From Egyptian coffins to Impressionist masterpieces – the Fitzwilliam Museum’s world-class collections of art and antiquities span centuries and civilizations.
Closed Mon (except Bank Holidays when open 12.00-17.00) Closed Good Friday; 24,25,26 & 31 Dec and 1 Jan.
The Fitzwilliam Museum has magnificent permanent collections of international importance. The entire collection is a Designated Collection of national importance.
Holdings include antiquities from Ancient Egypt, Greece and Rome; English and European pottery and glass; furniture, clocks, fans and armour, coins, medals, illuminated, literary and music manuscripts and rare printed books; paintings, including masterpieces by Simone Martini, Domenico Veneziano, Veronese, Titian, Rubens, Hals, Van Dyck, Canaletto, Hogarth, Gainsborough, Constable, Degas, Renoir, Cézanne, Monet and Picasso, portrait miniatures and 20th century art, and changing displays of drawings, watercolours and prints. The collections also include artefacts from Sudan and Cyprus, and Chinese, Japanese and Korean art, rugs and samplers.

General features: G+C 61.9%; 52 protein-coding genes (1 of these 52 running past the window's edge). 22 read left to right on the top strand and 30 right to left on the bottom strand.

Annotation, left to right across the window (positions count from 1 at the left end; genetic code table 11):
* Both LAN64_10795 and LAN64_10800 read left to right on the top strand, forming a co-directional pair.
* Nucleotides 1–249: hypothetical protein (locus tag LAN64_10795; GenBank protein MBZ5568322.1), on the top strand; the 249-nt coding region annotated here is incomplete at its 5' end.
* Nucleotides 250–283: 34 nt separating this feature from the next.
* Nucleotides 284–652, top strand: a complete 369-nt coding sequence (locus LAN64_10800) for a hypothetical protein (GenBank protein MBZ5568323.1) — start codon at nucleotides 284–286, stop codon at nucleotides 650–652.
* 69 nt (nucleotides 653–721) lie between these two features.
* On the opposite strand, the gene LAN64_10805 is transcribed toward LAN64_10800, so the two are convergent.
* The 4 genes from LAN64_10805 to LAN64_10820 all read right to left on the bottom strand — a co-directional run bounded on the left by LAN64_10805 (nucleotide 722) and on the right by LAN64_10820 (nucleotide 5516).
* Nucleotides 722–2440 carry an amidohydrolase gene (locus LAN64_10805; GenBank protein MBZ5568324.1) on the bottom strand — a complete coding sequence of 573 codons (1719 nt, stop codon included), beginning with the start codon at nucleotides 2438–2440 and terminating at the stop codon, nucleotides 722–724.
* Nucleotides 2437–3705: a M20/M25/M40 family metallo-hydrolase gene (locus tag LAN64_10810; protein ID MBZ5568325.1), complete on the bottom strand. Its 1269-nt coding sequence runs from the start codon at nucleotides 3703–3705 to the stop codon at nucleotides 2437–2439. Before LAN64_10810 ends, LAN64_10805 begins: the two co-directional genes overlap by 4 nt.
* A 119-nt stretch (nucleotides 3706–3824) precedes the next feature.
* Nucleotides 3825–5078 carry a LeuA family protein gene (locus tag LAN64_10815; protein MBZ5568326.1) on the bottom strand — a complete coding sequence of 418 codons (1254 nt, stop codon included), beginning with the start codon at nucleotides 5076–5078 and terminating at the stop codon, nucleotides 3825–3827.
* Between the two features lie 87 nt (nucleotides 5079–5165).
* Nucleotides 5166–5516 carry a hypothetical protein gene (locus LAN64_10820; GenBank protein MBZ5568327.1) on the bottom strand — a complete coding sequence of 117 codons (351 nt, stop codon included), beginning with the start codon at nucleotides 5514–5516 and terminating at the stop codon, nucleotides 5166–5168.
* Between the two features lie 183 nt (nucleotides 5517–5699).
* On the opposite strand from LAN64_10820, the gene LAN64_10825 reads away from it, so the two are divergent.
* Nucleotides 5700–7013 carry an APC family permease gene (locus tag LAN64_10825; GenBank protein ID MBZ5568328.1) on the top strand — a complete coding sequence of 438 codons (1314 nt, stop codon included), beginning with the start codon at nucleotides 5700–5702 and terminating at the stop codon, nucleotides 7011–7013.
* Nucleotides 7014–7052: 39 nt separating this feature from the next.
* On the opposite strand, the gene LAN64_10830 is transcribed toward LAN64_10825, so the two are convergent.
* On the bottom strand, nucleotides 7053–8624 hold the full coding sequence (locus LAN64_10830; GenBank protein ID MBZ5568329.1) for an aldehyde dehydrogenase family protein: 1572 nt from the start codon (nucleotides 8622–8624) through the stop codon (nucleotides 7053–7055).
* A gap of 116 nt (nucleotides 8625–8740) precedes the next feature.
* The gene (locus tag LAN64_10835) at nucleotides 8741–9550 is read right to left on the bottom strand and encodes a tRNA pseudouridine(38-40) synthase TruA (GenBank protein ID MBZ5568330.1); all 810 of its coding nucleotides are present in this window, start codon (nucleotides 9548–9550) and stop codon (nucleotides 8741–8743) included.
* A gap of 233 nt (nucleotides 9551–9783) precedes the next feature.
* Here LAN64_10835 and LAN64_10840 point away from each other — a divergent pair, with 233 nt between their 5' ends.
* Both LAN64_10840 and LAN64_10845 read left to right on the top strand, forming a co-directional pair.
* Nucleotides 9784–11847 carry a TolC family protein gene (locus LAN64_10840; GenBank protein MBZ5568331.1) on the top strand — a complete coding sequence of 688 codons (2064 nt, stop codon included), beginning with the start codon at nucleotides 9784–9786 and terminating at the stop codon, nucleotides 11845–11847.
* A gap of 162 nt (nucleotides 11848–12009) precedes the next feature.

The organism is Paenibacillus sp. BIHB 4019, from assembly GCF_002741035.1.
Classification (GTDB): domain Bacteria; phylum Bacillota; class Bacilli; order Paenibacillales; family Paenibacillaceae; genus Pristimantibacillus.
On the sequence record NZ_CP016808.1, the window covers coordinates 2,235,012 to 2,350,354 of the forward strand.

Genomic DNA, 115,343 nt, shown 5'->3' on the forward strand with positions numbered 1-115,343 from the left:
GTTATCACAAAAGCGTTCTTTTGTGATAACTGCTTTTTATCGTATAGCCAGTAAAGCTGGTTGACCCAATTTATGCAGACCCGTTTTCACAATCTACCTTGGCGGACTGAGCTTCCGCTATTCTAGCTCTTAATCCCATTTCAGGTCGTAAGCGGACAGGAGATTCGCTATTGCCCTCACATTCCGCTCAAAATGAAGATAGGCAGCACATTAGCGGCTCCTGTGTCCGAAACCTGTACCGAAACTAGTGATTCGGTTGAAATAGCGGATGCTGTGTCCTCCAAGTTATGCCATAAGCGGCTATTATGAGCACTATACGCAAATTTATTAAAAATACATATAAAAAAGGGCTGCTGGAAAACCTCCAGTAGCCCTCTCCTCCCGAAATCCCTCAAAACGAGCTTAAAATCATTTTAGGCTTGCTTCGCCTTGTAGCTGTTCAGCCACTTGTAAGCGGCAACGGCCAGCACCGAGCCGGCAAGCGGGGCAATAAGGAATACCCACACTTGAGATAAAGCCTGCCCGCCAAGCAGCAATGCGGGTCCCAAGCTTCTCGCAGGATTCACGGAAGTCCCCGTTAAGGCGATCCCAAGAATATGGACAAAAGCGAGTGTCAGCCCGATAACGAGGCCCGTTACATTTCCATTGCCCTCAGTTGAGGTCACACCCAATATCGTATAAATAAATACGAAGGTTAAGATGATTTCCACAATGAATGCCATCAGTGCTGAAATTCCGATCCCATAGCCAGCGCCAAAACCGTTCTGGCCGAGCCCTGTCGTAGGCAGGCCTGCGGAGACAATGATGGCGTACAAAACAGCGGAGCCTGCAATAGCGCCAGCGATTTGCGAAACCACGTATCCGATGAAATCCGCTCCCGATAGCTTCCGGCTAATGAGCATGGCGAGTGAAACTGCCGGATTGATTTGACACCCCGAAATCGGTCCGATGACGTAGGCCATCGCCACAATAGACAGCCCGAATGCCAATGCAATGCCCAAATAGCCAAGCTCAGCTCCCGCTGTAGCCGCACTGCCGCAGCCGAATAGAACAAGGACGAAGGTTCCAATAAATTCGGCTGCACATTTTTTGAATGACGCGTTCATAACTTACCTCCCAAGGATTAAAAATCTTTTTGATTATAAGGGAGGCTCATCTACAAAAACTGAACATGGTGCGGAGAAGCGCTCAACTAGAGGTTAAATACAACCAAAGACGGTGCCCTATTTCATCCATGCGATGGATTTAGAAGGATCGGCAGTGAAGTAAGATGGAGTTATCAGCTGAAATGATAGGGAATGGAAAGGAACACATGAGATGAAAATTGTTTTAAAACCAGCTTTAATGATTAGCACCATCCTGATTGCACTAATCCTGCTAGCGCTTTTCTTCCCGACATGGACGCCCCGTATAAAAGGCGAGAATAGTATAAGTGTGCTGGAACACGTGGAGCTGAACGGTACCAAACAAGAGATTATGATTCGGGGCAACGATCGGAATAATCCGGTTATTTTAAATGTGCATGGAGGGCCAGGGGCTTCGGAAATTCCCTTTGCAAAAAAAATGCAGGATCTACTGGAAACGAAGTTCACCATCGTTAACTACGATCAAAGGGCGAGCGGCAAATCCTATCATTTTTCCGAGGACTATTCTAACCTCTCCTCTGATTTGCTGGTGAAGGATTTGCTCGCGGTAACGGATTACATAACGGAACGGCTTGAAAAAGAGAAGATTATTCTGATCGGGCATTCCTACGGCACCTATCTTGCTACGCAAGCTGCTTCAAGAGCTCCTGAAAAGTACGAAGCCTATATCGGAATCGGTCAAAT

Founded in 1816, the Museum is housed in splendid buildings, the first of which, designed by George Basevi opened in 1848.
Items from this collection
Weapons and War, Music, Fine Art, Decorative and Applied Art, Costume and Textiles, Coins and Medals, Archaeology
Key artists and exhibits
- Ancient Egypt, Sudan
- Greece and Rome
- Roman and Romano-Egyptian Art
- Western Asiatic displays and Cypriot Art
- English and European pottery and glass, furniture, clocks, fans, armour
- Chinese, Japanese and Korean art
- Simone Martini, Domenico Veneziano, Titian, Veronese, Rubens, Van Dyck, Hals, Canaletto, Hogarth, Gainsborough, Constable, Monet, Degas, Renoir, Cézanne and Picasso
- Designated Collection
A world of private mystery: John Craxton, RA (1922 -2009)
- 2 December 2013 — 21 April 2014 *on now
The major exhibition this winter at the Fitzwilliam Museum celebrates the life and career of 20th century British artist John Craxton. A world of private mystery traces his development as an artist, both through his travels, later life in Crete and the influence of other major artists during his lifetime.
'The willow trees are nice and amazing, but I would prefer an olive tree growing out of a Greek ruin,' John Craxton in Cambridge 1943
- Any age